When Jennifer Nettles and Kristian Bush’s Grammy-winning country band Sugarland went on hiatus over five years ago, they knew it wasn’t the end.
“It’s fascinating, people’s connection to drama and scandal, and wanting to say that it was a breakup. It was never that,” Nettles said in an interview for the ABC special, “Country Music’s Biggest Stars: In the Spotlight with Robin Roberts." “We wanted to go fill our cups with new things, you know?”
During their time apart, Nettles gave birth to her first child, Magnus, who just started kindergarten this year.
“I wanted to make sure that I could be available and present for him. What a big transition. What a page turn, man,” Nettles said. “I think it was harder for me than it was for him...we’ve spent so much time together, and then now suddenly, he’s in school all day. And it’s like, he will be doing that for 13 years. What?”
Back together touring again, Sugarland has since released their new album titled, “Bigger,” and are back on tour. Although it had been a while since they shared a studio together, Nettles and Bush said they know they could count on their trust for each other creatively.
“Sometimes we have more trust for each other than we do ourselves,” Nettles said.
“We do,” added Bush.
“You know, those kinds of things where sometimes you can get in your own way, but if you have someone to bounce off of that you trust, that can really, I think, speed up the process,” said Nettles.
“We did a little independent EP called 'Premium Quality Tunes' that we put together,” Nettles said.
“I don’t think I even have one of those,” Bush said.
“I don’t think I do either. She has it and has kept it,” Nettles said.
Nettles said that when Swift heard Sugarland might be doing another tour and record, she reached out to offer them the song “Babe.” The music video for the song is nominated for Music Video of the Year at this year's CMA Awards, and Sugarland is also nominated for Vocal Duo of the Year.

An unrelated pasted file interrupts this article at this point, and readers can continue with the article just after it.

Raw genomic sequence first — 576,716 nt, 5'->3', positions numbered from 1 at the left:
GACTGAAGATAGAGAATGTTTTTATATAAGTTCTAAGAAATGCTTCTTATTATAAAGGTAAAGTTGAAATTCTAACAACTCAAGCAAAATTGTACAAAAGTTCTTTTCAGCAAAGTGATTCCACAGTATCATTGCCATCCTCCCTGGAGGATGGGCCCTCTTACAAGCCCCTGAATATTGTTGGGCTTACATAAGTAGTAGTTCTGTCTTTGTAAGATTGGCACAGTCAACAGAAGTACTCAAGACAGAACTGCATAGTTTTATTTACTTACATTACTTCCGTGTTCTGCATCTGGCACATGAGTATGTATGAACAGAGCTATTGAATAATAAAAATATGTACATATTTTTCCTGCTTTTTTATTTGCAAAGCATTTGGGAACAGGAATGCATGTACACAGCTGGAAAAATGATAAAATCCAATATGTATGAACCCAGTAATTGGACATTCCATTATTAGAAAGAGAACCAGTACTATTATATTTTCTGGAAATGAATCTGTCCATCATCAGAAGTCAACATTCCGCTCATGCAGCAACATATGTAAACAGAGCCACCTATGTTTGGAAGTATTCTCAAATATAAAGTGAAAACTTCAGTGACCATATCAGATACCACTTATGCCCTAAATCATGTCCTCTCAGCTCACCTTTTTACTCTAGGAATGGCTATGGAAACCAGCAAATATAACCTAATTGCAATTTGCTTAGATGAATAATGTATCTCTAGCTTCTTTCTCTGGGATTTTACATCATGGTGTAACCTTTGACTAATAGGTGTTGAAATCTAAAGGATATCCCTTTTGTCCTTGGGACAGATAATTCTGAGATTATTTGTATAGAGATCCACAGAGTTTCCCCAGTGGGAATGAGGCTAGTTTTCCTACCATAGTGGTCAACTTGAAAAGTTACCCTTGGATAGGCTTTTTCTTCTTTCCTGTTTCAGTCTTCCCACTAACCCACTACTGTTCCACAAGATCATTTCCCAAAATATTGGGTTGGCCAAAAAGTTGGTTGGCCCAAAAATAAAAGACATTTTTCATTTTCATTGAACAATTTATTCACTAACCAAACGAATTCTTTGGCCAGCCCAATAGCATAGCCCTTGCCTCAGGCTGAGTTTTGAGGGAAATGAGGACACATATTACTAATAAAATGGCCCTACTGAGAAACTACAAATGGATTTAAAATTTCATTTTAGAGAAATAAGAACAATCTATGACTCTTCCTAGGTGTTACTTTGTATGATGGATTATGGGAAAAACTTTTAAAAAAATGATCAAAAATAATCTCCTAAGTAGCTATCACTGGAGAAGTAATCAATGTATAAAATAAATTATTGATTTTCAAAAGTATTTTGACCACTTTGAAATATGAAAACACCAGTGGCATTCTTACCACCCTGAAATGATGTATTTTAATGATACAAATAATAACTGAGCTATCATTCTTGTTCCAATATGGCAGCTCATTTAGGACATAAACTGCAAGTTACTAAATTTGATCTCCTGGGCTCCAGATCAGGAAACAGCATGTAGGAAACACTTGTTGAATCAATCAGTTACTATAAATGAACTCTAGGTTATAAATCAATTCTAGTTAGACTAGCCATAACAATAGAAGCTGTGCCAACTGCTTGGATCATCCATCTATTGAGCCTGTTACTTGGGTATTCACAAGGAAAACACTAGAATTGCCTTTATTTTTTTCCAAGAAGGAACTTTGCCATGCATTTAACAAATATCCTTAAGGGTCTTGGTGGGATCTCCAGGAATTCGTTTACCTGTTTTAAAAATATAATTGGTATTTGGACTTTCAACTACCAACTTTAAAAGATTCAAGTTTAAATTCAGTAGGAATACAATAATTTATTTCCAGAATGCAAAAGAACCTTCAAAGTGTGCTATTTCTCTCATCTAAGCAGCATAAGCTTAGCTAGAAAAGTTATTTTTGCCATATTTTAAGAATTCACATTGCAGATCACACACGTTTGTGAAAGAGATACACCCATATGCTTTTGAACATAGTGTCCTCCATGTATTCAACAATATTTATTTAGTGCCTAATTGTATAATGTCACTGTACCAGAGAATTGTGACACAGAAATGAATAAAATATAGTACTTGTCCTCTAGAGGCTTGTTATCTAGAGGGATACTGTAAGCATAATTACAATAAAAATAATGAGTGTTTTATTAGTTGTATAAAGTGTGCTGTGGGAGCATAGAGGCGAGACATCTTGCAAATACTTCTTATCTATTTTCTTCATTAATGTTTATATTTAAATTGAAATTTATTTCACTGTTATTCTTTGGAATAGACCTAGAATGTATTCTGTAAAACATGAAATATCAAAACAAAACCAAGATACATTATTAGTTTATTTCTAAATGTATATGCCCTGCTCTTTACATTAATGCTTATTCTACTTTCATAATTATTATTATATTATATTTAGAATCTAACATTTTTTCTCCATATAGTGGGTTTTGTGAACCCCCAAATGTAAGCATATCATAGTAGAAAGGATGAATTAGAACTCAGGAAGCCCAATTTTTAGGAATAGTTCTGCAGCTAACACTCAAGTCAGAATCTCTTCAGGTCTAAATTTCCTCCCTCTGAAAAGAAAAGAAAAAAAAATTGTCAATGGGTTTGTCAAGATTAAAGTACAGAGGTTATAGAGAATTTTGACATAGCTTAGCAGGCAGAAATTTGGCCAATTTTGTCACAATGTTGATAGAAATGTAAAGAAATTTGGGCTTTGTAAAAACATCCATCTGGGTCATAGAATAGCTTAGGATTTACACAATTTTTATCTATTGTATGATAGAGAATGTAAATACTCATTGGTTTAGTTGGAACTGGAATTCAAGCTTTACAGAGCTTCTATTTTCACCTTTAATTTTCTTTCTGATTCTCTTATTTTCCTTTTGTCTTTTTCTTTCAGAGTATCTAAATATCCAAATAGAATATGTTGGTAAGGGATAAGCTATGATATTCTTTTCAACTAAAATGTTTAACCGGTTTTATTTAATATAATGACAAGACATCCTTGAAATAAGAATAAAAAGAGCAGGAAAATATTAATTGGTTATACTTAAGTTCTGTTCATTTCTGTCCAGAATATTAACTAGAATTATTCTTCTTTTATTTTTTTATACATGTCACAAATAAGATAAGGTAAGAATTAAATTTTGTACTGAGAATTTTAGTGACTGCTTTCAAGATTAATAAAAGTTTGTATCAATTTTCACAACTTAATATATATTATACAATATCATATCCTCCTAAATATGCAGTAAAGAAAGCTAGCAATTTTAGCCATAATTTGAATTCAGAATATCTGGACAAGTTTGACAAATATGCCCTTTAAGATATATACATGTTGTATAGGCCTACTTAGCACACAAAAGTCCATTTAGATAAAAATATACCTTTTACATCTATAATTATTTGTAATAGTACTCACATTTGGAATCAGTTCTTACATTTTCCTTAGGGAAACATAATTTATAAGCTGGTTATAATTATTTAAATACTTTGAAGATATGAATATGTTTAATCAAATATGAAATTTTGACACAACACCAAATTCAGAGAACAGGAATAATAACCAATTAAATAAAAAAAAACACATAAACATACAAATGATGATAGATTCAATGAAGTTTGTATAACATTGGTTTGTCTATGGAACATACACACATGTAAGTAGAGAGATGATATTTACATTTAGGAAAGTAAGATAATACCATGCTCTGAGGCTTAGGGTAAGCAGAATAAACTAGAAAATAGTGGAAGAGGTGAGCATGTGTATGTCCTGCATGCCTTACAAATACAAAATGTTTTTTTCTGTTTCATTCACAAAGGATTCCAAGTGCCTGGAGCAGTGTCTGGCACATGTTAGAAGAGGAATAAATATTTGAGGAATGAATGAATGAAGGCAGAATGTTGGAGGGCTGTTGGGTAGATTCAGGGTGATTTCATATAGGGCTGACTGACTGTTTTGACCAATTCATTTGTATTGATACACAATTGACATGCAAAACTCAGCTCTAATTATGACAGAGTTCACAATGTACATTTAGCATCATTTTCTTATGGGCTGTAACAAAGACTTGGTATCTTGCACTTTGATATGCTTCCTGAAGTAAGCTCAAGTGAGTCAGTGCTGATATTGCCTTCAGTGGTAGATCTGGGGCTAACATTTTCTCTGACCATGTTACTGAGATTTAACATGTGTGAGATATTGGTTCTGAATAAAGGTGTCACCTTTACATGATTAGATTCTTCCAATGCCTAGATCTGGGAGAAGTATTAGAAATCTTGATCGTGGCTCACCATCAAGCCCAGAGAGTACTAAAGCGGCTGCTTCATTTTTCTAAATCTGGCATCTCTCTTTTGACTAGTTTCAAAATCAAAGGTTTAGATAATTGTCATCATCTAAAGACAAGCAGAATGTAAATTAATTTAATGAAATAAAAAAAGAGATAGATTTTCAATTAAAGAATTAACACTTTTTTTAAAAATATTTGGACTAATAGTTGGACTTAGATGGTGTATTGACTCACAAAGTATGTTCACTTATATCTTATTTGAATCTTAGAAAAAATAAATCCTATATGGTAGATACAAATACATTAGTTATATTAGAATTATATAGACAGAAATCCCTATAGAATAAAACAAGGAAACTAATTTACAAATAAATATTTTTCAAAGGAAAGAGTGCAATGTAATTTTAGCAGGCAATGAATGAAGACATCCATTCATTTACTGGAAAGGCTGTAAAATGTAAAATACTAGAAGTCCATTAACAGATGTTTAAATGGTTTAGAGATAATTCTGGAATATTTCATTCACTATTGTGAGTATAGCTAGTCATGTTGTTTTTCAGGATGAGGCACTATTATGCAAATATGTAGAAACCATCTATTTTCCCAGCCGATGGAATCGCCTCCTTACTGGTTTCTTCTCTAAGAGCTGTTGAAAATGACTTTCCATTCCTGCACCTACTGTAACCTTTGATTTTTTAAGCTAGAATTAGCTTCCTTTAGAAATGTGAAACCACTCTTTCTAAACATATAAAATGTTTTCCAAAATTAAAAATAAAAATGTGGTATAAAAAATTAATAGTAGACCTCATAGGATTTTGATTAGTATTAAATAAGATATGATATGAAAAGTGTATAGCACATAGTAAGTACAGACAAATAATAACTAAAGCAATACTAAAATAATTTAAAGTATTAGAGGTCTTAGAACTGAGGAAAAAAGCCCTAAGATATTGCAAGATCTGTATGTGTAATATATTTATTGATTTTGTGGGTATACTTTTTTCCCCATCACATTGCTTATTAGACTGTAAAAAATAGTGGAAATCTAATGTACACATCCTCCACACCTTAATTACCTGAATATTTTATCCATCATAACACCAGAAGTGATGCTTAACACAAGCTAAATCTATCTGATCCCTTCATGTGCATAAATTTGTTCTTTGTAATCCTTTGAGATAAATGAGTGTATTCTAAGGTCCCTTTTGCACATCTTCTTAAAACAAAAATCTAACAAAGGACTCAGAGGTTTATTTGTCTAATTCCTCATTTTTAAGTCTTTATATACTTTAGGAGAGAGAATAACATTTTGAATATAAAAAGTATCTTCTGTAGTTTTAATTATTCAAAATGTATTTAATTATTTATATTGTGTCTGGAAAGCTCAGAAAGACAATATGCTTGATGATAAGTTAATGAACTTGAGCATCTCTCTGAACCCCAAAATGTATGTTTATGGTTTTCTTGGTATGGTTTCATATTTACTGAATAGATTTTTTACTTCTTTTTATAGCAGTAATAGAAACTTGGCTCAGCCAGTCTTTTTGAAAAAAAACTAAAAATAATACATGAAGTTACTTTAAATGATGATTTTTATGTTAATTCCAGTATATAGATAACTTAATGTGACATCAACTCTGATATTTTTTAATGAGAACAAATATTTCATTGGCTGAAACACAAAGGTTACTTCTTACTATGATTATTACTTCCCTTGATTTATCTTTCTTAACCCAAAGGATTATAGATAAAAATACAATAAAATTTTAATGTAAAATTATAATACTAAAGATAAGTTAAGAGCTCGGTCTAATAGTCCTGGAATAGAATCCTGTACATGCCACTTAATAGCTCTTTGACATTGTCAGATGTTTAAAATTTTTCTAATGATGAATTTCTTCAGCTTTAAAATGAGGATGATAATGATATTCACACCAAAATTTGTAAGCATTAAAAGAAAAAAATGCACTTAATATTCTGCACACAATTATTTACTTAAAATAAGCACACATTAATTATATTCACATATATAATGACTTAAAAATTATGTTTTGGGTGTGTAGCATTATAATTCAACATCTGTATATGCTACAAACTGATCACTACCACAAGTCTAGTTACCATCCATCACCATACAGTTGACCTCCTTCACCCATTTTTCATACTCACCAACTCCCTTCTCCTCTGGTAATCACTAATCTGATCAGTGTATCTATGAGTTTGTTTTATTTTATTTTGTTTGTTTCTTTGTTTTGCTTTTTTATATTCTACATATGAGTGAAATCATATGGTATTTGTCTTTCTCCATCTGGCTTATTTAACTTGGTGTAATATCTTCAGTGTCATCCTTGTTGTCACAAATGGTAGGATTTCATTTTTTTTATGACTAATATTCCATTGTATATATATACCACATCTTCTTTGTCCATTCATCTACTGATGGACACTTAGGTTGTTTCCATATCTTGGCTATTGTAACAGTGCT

Sugarland has come a long way since Aug. 13, 2011, the day the stage at their concert at the Indiana State Fair collapsed, killing seven people and injuring dozens.
“It’s all big to take in. Thankfully, we are in a place now where we can be human about it. At that time, we weren’t allowed to talk about it,” Nettles said. “That was very challenging because we weren’t able to be human about it for our own protection, just because of the nature of the legalities.”
The duo said making music and performing has been healing for both them and their fans.
“It feels so good to hug them and for them to stand in front of us and go, 'Look, we’re still here,'” Bush said.
“You have to understand, this was something that we all experienced together. We had crew who were injured,” Nettles said. “The whole thing was quite traumatic, and even recently on this tour, we did an outside gig. And it was very rainy, and it was very, very windy. And I had basically a PTSD moment where I just like ... I grabbed [Bush’s] hand and just drew him over to the side and said, ‘I am like, freaking out right now, so I have to get this together.’”
In the investigation that followed the accident, Bush said much of the band’s gear, including their instruments that were smashed in the collapse, remained on the stage. Eventually, some of the remnants of the broken instruments were delivered to Bush’s home.
“I opened up the cardboard box that came to the front door, and I realized what it was after I had totally torn out the stuffing of whatever the protective stuff was, and I was like, ‘Oh.’ It just -- I couldn’t take it,” Bush recalled.
Bush said he had to explain to his kids what happened at the show, and that it was his daughter who helped him in his emotional moment after receiving the box of broken instruments.
“I just left the box there, and she, my daughter, is some sort of angel person. She pulled the stuff out, and there were these broken pieces. She’s like, ‘Look Dad, I can make something awesome out of this,’ and it was a big old peace sign on the floor,” Bush said. “I was like, ‘Of course they will save us. Our children will save us.’”
Nettles and Bush said they don’t know exactly what's next for Sugarland, and are also focused on other aspects of their careers and personal lives.
“There will always be Sugarland. I love it, you love it, the fans love it, so there will always be that. What’s specifically next is getting Magnus into school comfortably and sleeping. That’s specifically next,” Nettles said.
“Yeah, I got to go home and start producing records, I think, until we decided to do this. I think I got another Lindsay Ell record to do. There’s just all sorts of things. I don’t know. We like making stuff. We’ll always make stuff,” said Bush.
Nettles and Bush said the thing that time apart has shown them is how much they’ve evolved.
“I didn’t think that her singing could be better, but it has gotten better,” Bush said.
“Being able to see how Kristian has evolved in terms of a writer and a producer and to get to experience the benefits of that as his partner on this record in what we wrote and how we wrote it was so rewarding for me, not only to experience, but also to get to see, and to know, ‘Yeah, this time apart was good for us in this way,’” Nettles said.